An Indie Label Sounds Off: Why We Don’t Love Grooveshark
My story about EMI’s lawsuit against Web music start-up Grooveshark elicited this email from Ben Patterson, who runs indie Web music distributor DashGo, about his experience with the service.
I think Patterson’s remarks are useful because they spell out Grooveshark’s business plan, or at least part of it: Charge labels to promote their acts on the service’s search engine. And I think it’s also helpful to hear an obvious but little-voiced argument about the “free Web music = valuable promotion” thesis: It works best when the act or label is playing along. With Ben’s permission, I’m publishing his entire email.
I’ll caveat this by saying they are nice guys and big music fans and I’m always rooting for new music services that work for bands and music fans alike.
Back in 2007 DashGo signed a deal with Grooveshark that basically amounted to a digital download service delivered via P2P. Users who used Grooveshark’s P2P service to search for songs would be presented with a download / buy link and the revenue would be split between fan hosting the file, Grooveshark and the band.
A couple months later we got a nice packet–a t-shirt, letter and wax-sealed, yes, wax-sealed, envelope with a check for $0.59 in royalties. (Coconut Records “West Coast” I think)
Then I didn’t hear much for 6 months. No checks, no real action. At the end of 2008, they reached out and told me about their new music search engine at listen.grooveshark.com–basically Seeqpod / Songza / all other stream song aggregators…not what we licensed for, but not egregious enough to get huffy.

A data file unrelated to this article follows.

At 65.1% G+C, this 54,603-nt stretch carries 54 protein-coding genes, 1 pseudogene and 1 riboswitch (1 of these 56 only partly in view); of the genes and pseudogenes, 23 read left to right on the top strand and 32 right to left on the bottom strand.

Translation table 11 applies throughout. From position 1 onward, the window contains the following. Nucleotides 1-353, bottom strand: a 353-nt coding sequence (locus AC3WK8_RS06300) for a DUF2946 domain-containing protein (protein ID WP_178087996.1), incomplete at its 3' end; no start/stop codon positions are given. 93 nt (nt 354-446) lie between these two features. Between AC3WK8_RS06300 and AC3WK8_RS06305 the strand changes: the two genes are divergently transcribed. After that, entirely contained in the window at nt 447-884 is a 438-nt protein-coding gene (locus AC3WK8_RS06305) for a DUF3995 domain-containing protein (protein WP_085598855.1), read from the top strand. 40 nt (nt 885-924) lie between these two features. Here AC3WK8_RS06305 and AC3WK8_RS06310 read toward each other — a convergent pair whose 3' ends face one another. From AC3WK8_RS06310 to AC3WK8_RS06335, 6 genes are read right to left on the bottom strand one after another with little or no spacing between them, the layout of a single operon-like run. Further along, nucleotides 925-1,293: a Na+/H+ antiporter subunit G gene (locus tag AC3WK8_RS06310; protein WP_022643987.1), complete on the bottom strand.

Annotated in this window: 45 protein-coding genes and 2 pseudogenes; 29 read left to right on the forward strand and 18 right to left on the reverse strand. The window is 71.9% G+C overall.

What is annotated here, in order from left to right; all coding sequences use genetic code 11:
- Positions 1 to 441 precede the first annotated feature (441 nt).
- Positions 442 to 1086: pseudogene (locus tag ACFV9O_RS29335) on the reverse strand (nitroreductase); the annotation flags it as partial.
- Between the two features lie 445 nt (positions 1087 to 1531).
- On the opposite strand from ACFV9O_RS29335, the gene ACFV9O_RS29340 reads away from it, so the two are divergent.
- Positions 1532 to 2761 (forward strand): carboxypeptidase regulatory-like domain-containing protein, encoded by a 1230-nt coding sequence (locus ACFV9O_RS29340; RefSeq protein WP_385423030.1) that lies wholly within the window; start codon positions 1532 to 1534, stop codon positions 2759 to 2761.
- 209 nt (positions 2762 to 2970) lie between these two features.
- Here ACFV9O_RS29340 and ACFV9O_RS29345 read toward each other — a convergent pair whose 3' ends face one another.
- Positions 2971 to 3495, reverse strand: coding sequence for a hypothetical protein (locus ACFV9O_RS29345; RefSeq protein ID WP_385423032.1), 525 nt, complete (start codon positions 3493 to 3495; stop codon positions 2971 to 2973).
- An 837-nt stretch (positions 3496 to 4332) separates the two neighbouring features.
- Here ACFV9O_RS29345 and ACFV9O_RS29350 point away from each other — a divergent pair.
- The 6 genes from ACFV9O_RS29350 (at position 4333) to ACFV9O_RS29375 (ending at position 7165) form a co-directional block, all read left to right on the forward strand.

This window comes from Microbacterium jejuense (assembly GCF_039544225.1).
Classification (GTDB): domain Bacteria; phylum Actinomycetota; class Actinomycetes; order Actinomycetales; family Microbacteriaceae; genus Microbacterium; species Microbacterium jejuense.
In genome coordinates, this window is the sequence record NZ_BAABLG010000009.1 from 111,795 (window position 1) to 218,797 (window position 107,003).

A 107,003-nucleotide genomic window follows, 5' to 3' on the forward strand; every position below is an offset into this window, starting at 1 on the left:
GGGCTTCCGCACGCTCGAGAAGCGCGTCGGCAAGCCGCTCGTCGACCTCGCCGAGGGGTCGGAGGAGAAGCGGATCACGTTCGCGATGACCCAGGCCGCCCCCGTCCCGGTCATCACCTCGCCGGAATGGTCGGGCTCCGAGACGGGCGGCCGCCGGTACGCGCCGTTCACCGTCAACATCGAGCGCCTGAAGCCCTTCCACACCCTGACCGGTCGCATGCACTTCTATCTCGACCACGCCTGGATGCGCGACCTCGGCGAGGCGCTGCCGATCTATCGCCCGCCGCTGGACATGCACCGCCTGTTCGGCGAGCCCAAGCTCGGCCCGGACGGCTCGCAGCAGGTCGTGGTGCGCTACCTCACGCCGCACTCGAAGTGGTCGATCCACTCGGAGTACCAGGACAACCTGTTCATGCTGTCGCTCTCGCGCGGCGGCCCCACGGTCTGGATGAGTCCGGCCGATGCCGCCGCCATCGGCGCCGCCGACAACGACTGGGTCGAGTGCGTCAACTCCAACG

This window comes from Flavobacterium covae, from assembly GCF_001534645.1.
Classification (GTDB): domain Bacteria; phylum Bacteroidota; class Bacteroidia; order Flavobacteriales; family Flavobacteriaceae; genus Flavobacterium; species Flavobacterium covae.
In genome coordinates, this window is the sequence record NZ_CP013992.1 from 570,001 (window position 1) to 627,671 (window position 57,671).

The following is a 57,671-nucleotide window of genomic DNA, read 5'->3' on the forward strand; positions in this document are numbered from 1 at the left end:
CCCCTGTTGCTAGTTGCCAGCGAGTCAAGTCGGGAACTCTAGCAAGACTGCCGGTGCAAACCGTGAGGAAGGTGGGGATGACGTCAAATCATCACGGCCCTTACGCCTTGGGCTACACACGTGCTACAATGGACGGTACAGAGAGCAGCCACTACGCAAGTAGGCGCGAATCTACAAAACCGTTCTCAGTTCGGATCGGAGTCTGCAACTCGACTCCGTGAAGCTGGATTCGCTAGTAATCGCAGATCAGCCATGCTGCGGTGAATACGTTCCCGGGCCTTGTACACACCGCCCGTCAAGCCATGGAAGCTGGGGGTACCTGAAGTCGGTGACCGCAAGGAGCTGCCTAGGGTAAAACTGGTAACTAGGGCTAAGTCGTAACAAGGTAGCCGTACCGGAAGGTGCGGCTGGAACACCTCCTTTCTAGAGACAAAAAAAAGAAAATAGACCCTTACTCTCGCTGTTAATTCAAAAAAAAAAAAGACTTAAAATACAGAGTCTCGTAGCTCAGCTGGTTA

Of course, that was before they offered to sell me advertising for my bands as the default search keyword. For $0.05 per search, I could make the default phrase “DashGo Band Name” instead of “Search here.” I had to ask–am I getting paid per play? No of course not. Because “[they] are not profitable and can’t afford to share that advertising revenue.” So I’m paying, not even for a play, but for a search term on a service where they have users and can sell ads ONLY because people can listen to music, and because it’s free, what incentive is there EVER to buy the song?
So we don’t deliver there anymore.
I’ll tell you why all these free streaming music services are broken–because they rely on music advertising to pay the rent but give away the advertisers product. If I got free McDonald’s and Budweiser by watching the Super Bowl, why would I buy the food? As an advertiser, why would I pay a CPC to advertise streaming music and promote listens when the per stream rate a existing subscription services is AT BEST $0.02 per play?
It sucks to get sued. I’m sorry Grooveshark, but really..what did you expect? You’re soliciting labels and bands to pay your bandwidth, rent and operating costs and giving away the product.
While I’ve got this soapbox out, let me preach one more gospel; offering free music accessible via a search engine is NOT promotional if the band hasn’t opted in.
If a user SEARCHES for the music and listens to it for free in an environment where someone ELSE has posted the music and the band doesn’t have the option to ask for an email address or even pitch a tour or merch or actual album; then the service is just ripping off the band by giving free content to someone who asked for it–not promoting it to a new fan or adding a filter that helps expose and distinguish music.
[Image credit: Mrs. Logic]